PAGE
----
January 27, 2004

Playing Music Again



It has been 30 years since I played the violin, and I’ve finally got the itch to pick it up again.

I started playing the violin when I was 7. My grandfather had been stationed on the Russian front during the Great War (that would be World War I to you Yanks), and on the way home he traveled by train through Europe. For reasons that no one in the family knows anymore, he purchased half a dozen violins during his travels, and brought them back to the States with him. We were living at my grandmother’s house in Brookline (just outside of Boston) when I was seven, and I started playing while attending Baker Elementary School. I still have two of the violins, one in storage back in California that needs repairing, and one that I brought with us to Cornwall.

The one that I have here is the one that I played when I was a child. I would cart it around with me on the bus, dropping it, losing it, swinging it, placing it in mud puddles in order to make snowballs. It really is a miracle that it survived my childhood. The sound is quite beautiful, as is the body, and before we left I had it fixed by Roland Feller, who did a splendid job re-gluing the body and replacing the sound post.

I stopped playing after 10 years because the time needed to keep up with my peers, 3 hours a day by that stage, didn’t allow me to run cross-country in the Fall, play hockey in the Winter, track in the Spring, or sail in the Summer. I wasn’t particularly disciplined in high school, and as I look back on that time I realize I probably could have continued to play if I’d really wanted to. I don’t regret my decision, but I sometimes wonder how different my life would have been if I’d kept playing the violin and gone to a music college instead of an engineering college.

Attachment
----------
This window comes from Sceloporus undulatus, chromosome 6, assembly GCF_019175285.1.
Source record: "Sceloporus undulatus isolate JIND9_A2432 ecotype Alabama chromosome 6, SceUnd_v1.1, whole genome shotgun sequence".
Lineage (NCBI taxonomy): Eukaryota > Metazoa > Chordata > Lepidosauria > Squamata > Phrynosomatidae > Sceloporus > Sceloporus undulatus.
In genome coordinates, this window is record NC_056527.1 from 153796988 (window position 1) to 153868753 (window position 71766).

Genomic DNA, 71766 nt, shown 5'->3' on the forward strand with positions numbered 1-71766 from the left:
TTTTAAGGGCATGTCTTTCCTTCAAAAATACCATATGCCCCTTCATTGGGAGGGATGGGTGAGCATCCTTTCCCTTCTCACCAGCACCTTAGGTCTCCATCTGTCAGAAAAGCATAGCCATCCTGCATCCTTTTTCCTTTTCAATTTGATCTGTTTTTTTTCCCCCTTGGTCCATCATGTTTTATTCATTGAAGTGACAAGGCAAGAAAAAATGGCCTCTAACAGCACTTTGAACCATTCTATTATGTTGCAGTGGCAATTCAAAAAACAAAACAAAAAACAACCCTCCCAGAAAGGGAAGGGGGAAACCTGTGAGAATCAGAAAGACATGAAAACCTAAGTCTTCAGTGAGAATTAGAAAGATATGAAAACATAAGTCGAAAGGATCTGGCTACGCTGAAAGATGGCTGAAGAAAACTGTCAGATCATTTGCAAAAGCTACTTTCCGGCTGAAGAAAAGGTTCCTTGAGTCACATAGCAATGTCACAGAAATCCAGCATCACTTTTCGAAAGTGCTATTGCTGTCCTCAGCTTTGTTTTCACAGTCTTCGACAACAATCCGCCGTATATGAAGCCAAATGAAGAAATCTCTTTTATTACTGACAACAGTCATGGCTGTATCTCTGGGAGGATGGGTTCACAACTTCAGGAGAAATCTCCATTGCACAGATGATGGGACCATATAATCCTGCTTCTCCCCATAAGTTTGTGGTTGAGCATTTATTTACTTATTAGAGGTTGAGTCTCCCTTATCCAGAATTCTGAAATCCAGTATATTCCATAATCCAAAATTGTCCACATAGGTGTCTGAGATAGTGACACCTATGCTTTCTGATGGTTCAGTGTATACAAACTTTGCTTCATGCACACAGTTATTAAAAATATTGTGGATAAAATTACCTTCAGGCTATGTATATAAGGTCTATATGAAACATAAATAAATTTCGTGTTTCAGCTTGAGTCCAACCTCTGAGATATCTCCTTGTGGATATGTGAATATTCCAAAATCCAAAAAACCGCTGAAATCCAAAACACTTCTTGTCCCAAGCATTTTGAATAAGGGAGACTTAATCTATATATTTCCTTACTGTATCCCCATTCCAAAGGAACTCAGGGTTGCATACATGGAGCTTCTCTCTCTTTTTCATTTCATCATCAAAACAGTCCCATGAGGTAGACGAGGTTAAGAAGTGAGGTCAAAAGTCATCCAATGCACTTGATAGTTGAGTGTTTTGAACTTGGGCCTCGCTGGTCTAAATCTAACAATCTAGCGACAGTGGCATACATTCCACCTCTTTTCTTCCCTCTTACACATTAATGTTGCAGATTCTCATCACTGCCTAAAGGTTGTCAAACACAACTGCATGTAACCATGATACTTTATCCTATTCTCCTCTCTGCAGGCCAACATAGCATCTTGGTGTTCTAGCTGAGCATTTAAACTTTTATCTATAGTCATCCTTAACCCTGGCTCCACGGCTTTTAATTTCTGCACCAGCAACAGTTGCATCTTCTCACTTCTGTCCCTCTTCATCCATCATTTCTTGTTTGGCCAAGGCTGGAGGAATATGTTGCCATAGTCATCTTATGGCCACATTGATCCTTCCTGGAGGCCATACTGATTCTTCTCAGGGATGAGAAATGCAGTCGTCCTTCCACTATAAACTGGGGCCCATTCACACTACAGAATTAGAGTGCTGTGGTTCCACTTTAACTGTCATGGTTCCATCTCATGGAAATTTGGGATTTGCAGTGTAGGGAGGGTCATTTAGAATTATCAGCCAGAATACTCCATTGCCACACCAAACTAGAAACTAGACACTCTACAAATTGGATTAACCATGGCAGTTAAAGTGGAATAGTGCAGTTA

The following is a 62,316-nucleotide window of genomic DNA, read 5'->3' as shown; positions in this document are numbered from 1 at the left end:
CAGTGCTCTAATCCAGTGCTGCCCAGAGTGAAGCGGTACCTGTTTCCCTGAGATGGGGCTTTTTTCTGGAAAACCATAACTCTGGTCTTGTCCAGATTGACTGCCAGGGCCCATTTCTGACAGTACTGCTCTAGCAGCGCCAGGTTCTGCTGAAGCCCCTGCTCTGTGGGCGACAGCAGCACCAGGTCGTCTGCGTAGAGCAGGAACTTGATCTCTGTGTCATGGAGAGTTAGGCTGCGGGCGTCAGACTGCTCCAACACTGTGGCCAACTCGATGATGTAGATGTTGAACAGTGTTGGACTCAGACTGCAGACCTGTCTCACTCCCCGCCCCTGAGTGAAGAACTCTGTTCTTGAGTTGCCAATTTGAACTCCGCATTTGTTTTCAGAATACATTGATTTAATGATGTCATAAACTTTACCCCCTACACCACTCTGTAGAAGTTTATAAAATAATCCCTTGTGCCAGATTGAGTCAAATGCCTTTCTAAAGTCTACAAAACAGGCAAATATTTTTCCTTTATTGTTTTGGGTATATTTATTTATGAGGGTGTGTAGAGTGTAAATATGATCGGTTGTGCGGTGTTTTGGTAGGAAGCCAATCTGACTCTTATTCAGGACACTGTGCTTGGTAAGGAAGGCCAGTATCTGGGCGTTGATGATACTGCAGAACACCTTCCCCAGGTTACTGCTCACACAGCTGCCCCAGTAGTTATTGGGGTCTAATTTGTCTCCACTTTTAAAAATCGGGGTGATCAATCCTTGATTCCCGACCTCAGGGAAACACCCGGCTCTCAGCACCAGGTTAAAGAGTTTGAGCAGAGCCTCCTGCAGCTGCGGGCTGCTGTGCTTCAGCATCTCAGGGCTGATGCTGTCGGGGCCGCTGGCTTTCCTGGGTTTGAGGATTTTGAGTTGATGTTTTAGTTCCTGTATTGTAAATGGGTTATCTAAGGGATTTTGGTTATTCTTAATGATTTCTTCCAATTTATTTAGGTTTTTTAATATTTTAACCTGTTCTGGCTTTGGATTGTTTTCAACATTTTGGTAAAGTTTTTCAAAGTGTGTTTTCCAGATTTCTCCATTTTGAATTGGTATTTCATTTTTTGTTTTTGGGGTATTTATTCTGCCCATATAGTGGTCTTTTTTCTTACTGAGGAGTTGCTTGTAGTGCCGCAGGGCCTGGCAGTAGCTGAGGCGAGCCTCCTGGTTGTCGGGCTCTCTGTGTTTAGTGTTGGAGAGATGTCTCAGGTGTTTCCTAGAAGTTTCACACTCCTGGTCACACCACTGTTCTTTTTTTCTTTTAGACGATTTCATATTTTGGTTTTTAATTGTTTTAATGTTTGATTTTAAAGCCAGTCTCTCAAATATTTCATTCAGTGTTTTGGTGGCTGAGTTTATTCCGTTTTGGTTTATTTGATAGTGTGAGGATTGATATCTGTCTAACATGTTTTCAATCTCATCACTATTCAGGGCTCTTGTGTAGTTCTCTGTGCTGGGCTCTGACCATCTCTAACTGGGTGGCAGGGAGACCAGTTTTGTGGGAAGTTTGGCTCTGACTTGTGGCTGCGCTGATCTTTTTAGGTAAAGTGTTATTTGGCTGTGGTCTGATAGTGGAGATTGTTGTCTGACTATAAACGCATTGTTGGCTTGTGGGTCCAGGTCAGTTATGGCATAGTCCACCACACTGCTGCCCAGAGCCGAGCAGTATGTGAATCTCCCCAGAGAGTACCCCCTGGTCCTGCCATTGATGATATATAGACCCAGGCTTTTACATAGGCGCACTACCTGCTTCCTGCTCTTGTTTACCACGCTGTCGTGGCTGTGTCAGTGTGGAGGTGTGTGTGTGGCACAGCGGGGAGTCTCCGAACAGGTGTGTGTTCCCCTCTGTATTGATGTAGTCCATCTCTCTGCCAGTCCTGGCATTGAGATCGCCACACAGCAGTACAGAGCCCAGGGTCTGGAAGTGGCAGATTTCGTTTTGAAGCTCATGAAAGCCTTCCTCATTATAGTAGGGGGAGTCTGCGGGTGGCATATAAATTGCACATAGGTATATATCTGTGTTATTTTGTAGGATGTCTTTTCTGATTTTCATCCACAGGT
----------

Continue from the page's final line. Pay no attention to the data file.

On the too infrequent nights that Rachel and I get out here in Cornwall, we often go to a pub up near Tintagel called the Trewarmett Inn. Wednesday and Saturday nights are music nights, and anyone can bring along their instruments and play. We’ve been half a dozen times, and every time we go I tell Rachel that I’m going to bring my violin “next time".

The pub has three rooms – the bar room, the music room, and the dining room. The bar room is tiny, with booths on both sides, and the bar at the end. I wore shorts year-round when I lived in Sausalito, and I’m trying to do the same here, which means that whenever we walk in the noise level goes to just about zero as all eyes turn to look first at us, and then at my legs. After a couple of heads shaking, the chatter returns and we crowd up to the bar to order.

The host and hostess are quite friendly. We’re not on a first name basis with anyone else just yet – this is Cornwall after all – but we do get the odd nod and smile. They don’t have my favorite, Guiness on tap, so I usually order something dark, and Rachel will have a lager or a shandy (1/2 lager and 1/2 lemonade – and much better than it sounds). Once you’ve got your drinks you move into the music room to the right of the bar. The dining room is on the left side of the music room, with a large doorway between so that you can have dinner and watch the entertainment.